In August 2001, Australia’s dour Prime Minister John Howard demonstrated to the world what his country’s elite soldiers could do. Desperate, close to starvation and having been rescued at sea from the Palapa I in the Indian Ocean, refugees and asylum seekers on the Norwegian vessel, the MV Tampa, were greeted by the “crack” troops of the Special Air Services.
A bitter, politicised standoff ensued. The Norwegian vessel had initially made its way to the Indonesian port of Merak, but then turned towards the Australian territory of Christmas Island. Howard, being the political animal he was, had to concoct a crisis to distract. The politics of fear had a better convertibility rate than the politics of hope.
Australian authorities rebuked and threatened the container ship’s captain, claiming that if Rinnan refused to change course from entering Australia’s territorial sea, he would be liable to prosecution for people smuggling. The vessel was refused docking at Christmas Island. As was remarked a few year later by Mary Crock in the Pacific Rim Law and Policy Journal, “The stand taken by Australia in August 2001 set a precedent that, if followed by other refugee receiving countries, could only worsen the already deplorable problems facing asylum seekers in the world today.”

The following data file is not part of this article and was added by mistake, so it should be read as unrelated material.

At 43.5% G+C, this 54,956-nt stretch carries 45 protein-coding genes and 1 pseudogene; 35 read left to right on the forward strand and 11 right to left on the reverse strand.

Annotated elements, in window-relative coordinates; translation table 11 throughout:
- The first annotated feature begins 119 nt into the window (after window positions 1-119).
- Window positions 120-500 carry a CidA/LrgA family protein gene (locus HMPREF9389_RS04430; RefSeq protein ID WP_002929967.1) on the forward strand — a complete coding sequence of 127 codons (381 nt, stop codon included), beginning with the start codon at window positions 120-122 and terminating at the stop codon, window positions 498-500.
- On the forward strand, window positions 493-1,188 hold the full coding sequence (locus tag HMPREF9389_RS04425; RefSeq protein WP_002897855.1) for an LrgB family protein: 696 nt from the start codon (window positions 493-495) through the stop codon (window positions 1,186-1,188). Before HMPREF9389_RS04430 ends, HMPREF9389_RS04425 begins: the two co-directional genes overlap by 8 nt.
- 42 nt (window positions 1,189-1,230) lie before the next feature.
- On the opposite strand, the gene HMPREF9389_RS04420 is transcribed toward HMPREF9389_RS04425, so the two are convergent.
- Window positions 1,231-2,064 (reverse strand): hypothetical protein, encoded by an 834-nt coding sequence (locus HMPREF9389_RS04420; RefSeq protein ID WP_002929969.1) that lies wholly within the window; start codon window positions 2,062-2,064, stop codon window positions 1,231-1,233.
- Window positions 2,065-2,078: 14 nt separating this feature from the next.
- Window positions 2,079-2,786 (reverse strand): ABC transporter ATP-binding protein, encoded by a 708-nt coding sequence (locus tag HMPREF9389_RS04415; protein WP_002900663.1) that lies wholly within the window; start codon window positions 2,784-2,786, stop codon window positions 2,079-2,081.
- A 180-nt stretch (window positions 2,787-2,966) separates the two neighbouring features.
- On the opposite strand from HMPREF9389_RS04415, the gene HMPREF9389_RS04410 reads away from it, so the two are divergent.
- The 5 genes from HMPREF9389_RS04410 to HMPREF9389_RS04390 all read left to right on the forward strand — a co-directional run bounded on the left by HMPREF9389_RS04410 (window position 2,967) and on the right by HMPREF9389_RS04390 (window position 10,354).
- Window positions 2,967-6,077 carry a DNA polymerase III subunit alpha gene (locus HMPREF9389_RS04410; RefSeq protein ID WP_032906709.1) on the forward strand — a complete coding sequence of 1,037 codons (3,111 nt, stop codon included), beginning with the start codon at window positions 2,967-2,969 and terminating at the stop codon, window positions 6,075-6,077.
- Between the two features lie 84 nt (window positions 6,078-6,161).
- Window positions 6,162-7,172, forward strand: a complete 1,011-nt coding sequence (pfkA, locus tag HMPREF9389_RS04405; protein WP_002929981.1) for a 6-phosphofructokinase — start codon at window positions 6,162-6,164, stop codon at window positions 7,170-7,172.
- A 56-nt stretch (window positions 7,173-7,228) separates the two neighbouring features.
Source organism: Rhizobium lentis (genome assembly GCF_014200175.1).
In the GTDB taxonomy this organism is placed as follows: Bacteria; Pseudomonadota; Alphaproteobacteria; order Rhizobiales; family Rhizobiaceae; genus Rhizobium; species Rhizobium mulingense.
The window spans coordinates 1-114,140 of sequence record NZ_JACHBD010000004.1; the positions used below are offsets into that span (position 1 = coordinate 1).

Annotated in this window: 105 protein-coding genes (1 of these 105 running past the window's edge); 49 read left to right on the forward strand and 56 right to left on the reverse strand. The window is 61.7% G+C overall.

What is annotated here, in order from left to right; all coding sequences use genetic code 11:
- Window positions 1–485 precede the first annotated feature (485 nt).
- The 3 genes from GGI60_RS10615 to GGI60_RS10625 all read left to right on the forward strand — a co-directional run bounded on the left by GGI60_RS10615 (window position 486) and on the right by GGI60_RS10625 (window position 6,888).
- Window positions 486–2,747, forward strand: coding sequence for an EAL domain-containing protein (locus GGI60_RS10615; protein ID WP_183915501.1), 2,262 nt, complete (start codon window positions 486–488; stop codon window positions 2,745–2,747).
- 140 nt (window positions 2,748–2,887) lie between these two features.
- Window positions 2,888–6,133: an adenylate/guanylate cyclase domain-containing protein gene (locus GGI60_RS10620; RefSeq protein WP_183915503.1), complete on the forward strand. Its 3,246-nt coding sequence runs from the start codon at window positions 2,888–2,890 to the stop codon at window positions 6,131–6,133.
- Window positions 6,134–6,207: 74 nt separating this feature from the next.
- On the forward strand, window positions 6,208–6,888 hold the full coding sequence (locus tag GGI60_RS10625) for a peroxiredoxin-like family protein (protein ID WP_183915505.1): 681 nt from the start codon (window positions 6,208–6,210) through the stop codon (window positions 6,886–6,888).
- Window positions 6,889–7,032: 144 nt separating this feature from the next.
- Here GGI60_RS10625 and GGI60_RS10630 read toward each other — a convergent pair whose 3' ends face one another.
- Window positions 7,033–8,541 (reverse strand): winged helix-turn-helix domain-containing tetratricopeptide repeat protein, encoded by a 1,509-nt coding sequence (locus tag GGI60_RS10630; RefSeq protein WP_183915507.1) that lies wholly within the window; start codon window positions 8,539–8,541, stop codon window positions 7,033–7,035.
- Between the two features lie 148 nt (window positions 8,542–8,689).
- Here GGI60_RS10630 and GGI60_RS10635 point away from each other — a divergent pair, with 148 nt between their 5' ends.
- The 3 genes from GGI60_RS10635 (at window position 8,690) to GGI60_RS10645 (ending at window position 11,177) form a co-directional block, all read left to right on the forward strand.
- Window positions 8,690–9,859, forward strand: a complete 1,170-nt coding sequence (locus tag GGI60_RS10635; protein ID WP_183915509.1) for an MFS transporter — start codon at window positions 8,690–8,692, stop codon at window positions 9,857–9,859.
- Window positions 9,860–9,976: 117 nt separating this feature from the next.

And so it has transpired. Italy’s response to the migrant rescue ship, MV Aquarius, eerily evoked the Tampa and its captain’s plight. The charity ship, carrying some 629 African refugees, found all Italian ports closed to it under the express orders of Matteo Salvini, who has debuted in stormy fashion as Italy’s new deputy prime minister and minister for the interior.
Salvini had, at first instance, pressed Malta to accept the human cargo, but only got an offer of assistance with air evacuations. “The good God,” he bitterly surmised, “put Malta closer to Africa than Sicily.” The result was initial diplomatic inertia, followed by growing humanitarian crisis, and a Spanish offer to accept the vessel.
The situation clearly, as it did in the case of the Tampa, was calculated for maximum political bruising. One of Salvini’s many political hats is federal secretary of the populist Lega party, which capitalised, along with the Five Star Movement, on the shambles of Prime Minister Giuseppe Conte’s failure to form a government in May. The nature of that calculation was made clearer by the uneventful rescue of 937 refugees off the Libyan coast who were taken to Catania in Sicily by the Italian warship, the Diciotti on Tuesday. Little fuss arose from that engagement.
The target seemed to be the French-based non-governmental organisation SOS Méditerranée, who so happens to own the Aquarius. The implication here is the Salvini camp are none too pleased with those rescue organisations they accuse of feeding a people smuggling racket.
Again, this very sentiment accords with Australia’s manic obsession in breaking what is termed by all major parties to be a “market model” that ignores humanity for profit. In categorising such activity with an accountant’s sensibility, it becomes easier to dispose of the human subjects in a more cavalier manner.